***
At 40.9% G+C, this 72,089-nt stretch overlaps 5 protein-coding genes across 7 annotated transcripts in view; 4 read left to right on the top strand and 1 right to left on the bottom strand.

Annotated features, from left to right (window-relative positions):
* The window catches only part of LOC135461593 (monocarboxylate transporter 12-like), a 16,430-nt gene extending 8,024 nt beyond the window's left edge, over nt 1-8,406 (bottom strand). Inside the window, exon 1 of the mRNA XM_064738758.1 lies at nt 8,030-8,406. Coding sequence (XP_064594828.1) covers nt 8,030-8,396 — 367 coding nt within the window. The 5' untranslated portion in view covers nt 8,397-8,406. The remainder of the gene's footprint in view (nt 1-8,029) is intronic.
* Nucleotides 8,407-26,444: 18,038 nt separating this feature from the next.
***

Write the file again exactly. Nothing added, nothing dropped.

At 40.9% G+C, this 72,089-nt stretch overlaps 5 protein-coding genes across 7 annotated transcripts in view; 4 read left to right on the top strand and 1 right to left on the bottom strand.

Annotated features, from left to right (window-relative positions):
* The window catches only part of LOC135461593 (monocarboxylate transporter 12-like), a 16,430-nt gene extending 8,024 nt beyond the window's left edge, over nt 1-8,406 (bottom strand). Inside the window, exon 1 of the mRNA XM_064738758.1 lies at nt 8,030-8,406. Coding sequence (XP_064594828.1) covers nt 8,030-8,396 — 367 coding nt within the window. The 5' untranslated portion in view covers nt 8,397-8,406. The remainder of the gene's footprint in view (nt 1-8,029) is intronic.
* Nucleotides 8,407-26,444: 18,038 nt separating this feature from the next.